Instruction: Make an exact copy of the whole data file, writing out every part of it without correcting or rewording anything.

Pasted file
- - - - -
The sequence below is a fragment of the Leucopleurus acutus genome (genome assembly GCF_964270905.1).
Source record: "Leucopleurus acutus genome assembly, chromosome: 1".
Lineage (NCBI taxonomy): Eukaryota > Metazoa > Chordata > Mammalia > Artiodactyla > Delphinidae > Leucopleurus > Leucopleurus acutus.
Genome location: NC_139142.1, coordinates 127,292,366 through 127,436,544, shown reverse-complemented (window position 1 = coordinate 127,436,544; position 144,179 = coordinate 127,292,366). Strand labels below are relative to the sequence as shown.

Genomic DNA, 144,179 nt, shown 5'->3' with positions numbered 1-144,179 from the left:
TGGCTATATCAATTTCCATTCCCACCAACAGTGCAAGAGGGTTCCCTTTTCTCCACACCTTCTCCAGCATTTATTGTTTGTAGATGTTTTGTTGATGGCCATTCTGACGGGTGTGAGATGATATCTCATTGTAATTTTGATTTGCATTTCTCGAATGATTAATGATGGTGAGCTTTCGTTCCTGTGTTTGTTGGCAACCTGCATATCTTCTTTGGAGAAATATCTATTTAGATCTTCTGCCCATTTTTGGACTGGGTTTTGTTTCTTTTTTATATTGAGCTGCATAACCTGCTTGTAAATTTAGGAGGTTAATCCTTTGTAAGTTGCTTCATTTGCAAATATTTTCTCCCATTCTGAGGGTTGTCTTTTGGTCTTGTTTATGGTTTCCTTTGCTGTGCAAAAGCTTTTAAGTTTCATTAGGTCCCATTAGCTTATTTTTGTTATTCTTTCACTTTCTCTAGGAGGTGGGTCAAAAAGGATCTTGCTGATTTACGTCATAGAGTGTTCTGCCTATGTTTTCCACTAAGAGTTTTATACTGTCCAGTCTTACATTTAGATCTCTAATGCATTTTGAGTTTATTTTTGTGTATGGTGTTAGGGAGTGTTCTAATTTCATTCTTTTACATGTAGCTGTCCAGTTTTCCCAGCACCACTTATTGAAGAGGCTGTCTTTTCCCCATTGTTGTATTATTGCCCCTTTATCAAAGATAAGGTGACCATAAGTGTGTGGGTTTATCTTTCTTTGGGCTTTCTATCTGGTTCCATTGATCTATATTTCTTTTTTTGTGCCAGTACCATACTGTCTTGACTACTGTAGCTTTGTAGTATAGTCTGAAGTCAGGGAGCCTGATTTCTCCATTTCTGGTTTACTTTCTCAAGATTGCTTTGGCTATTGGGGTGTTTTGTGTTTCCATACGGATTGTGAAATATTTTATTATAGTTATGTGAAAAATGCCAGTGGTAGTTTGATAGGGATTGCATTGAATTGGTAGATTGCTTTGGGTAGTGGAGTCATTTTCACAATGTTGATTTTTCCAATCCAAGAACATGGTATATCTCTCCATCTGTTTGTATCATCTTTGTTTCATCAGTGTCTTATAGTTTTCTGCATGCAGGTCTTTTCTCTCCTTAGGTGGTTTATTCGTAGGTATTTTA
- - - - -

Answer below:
The sequence below is a fragment of the Leucopleurus acutus genome (genome assembly GCF_964270905.1).
Source record: "Leucopleurus acutus genome assembly, chromosome: 1".
Lineage (NCBI taxonomy): Eukaryota > Metazoa > Chordata > Mammalia > Artiodactyla > Delphinidae > Leucopleurus > Leucopleurus acutus.
Genome location: NC_139142.1, coordinates 127,292,366 through 127,436,544, shown reverse-complemented (window position 1 = coordinate 127,436,544; position 144,179 = coordinate 127,292,366). Strand labels below are relative to the sequence as shown.

Genomic DNA, 144,179 nt, shown 5'->3' with positions numbered 1-144,179 from the left:
TGGCTATATCAATTTCCATTCCCACCAACAGTGCAAGAGGGTTCCCTTTTCTCCACACCTTCTCCAGCATTTATTGTTTGTAGATGTTTTGTTGATGGCCATTCTGACGGGTGTGAGATGATATCTCATTGTAATTTTGATTTGCATTTCTCGAATGATTAATGATGGTGAGCTTTCGTTCCTGTGTTTGTTGGCAACCTGCATATCTTCTTTGGAGAAATATCTATTTAGATCTTCTGCCCATTTTTGGACTGGGTTTTGTTTCTTTTTTATATTGAGCTGCATAACCTGCTTGTAAATTTAGGAGGTTAATCCTTTGTAAGTTGCTTCATTTGCAAATATTTTCTCCCATTCTGAGGGTTGTCTTTTGGTCTTGTTTATGGTTTCCTTTGCTGTGCAAAAGCTTTTAAGTTTCATTAGGTCCCATTAGCTTATTTTTGTTATTCTTTCACTTTCTCTAGGAGGTGGGTCAAAAAGGATCTTGCTGATTTACGTCATAGAGTGTTCTGCCTATGTTTTCCACTAAGAGTTTTATACTGTCCAGTCTTACATTTAGATCTCTAATGCATTTTGAGTTTATTTTTGTGTATGGTGTTAGGGAGTGTTCTAATTTCATTCTTTTACATGTAGCTGTCCAGTTTTCCCAGCACCACTTATTGAAGAGGCTGTCTTTTCCCCATTGTTGTATTATTGCCCCTTTATCAAAGATAAGGTGACCATAAGTGTGTGGGTTTATCTTTCTTTGGGCTTTCTATCTGGTTCCATTGATCTATATTTCTTTTTTTGTGCCAGTACCATACTGTCTTGACTACTGTAGCTTTGTAGTATAGTCTGAAGTCAGGGAGCCTGATTTCTCCATTTCTGGTTTACTTTCTCAAGATTGCTTTGGCTATTGGGGTGTTTTGTGTTTCCATACGGATTGTGAAATATTTTATTATAGTTATGTGAAAAATGCCAGTGGTAGTTTGATAGGGATTGCATTGAATTGGTAGATTGCTTTGGGTAGTGGAGTCATTTTCACAATGTTGATTTTTCCAATCCAAGAACATGGTATATCTCTCCATCTGTTTGTATCATCTTTGTTTCATCAGTGTCTTATAGTTTTCTGCATGCAGGTCTTTTCTCTCCTTAGGTGGTTTATTCGTAGGTATTTTA